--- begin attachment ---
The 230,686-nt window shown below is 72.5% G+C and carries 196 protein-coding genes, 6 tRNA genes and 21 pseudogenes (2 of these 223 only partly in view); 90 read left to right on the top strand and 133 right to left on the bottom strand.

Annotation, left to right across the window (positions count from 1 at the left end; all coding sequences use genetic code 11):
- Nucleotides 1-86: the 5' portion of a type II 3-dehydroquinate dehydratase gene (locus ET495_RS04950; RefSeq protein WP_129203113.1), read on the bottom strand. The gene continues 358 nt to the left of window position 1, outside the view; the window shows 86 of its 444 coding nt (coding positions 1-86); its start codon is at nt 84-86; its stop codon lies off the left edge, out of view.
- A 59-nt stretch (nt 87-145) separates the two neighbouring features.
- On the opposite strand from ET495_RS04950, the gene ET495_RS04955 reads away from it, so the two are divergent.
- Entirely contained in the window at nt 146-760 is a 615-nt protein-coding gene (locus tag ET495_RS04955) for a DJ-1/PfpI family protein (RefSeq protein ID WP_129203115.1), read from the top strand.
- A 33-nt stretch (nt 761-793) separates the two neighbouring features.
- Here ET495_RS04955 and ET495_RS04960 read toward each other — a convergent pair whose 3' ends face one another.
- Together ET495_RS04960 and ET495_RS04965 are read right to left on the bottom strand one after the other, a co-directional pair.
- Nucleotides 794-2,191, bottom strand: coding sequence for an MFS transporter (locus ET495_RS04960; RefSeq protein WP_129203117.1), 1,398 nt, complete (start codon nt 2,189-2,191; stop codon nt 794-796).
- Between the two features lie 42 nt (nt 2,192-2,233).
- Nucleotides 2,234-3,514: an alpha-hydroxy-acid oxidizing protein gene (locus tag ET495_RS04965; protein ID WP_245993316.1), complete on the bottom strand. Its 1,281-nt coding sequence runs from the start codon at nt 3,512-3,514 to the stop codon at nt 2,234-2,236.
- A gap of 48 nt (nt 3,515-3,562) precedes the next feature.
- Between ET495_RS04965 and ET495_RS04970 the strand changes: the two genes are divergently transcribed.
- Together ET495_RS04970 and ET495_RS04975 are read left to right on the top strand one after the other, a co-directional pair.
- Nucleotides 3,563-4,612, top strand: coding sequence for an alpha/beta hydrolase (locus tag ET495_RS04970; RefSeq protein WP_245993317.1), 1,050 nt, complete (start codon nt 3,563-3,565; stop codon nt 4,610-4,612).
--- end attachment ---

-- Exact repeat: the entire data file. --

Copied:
The 230,686-nt window shown below is 72.5% G+C and carries 196 protein-coding genes, 6 tRNA genes and 21 pseudogenes (2 of these 223 only partly in view); 90 read left to right on the top strand and 133 right to left on the bottom strand.

Annotation, left to right across the window (positions count from 1 at the left end; all coding sequences use genetic code 11):
- Nucleotides 1-86: the 5' portion of a type II 3-dehydroquinate dehydratase gene (locus ET495_RS04950; RefSeq protein WP_129203113.1), read on the bottom strand. The gene continues 358 nt to the left of window position 1, outside the view; the window shows 86 of its 444 coding nt (coding positions 1-86); its start codon is at nt 84-86; its stop codon lies off the left edge, out of view.
- A 59-nt stretch (nt 87-145) separates the two neighbouring features.
- On the opposite strand from ET495_RS04950, the gene ET495_RS04955 reads away from it, so the two are divergent.
- Entirely contained in the window at nt 146-760 is a 615-nt protein-coding gene (locus tag ET495_RS04955) for a DJ-1/PfpI family protein (RefSeq protein ID WP_129203115.1), read from the top strand.
- A 33-nt stretch (nt 761-793) separates the two neighbouring features.
- Here ET495_RS04955 and ET495_RS04960 read toward each other — a convergent pair whose 3' ends face one another.
- Together ET495_RS04960 and ET495_RS04965 are read right to left on the bottom strand one after the other, a co-directional pair.
- Nucleotides 794-2,191, bottom strand: coding sequence for an MFS transporter (locus ET495_RS04960; RefSeq protein WP_129203117.1), 1,398 nt, complete (start codon nt 2,189-2,191; stop codon nt 794-796).
- Between the two features lie 42 nt (nt 2,192-2,233).
- Nucleotides 2,234-3,514: an alpha-hydroxy-acid oxidizing protein gene (locus tag ET495_RS04965; protein ID WP_245993316.1), complete on the bottom strand. Its 1,281-nt coding sequence runs from the start codon at nt 3,512-3,514 to the stop codon at nt 2,234-2,236.
- A gap of 48 nt (nt 3,515-3,562) precedes the next feature.
- Between ET495_RS04965 and ET495_RS04970 the strand changes: the two genes are divergently transcribed.
- Together ET495_RS04970 and ET495_RS04975 are read left to right on the top strand one after the other, a co-directional pair.
- Nucleotides 3,563-4,612, top strand: coding sequence for an alpha/beta hydrolase (locus tag ET495_RS04970; RefSeq protein WP_245993317.1), 1,050 nt, complete (start codon nt 3,563-3,565; stop codon nt 4,610-4,612).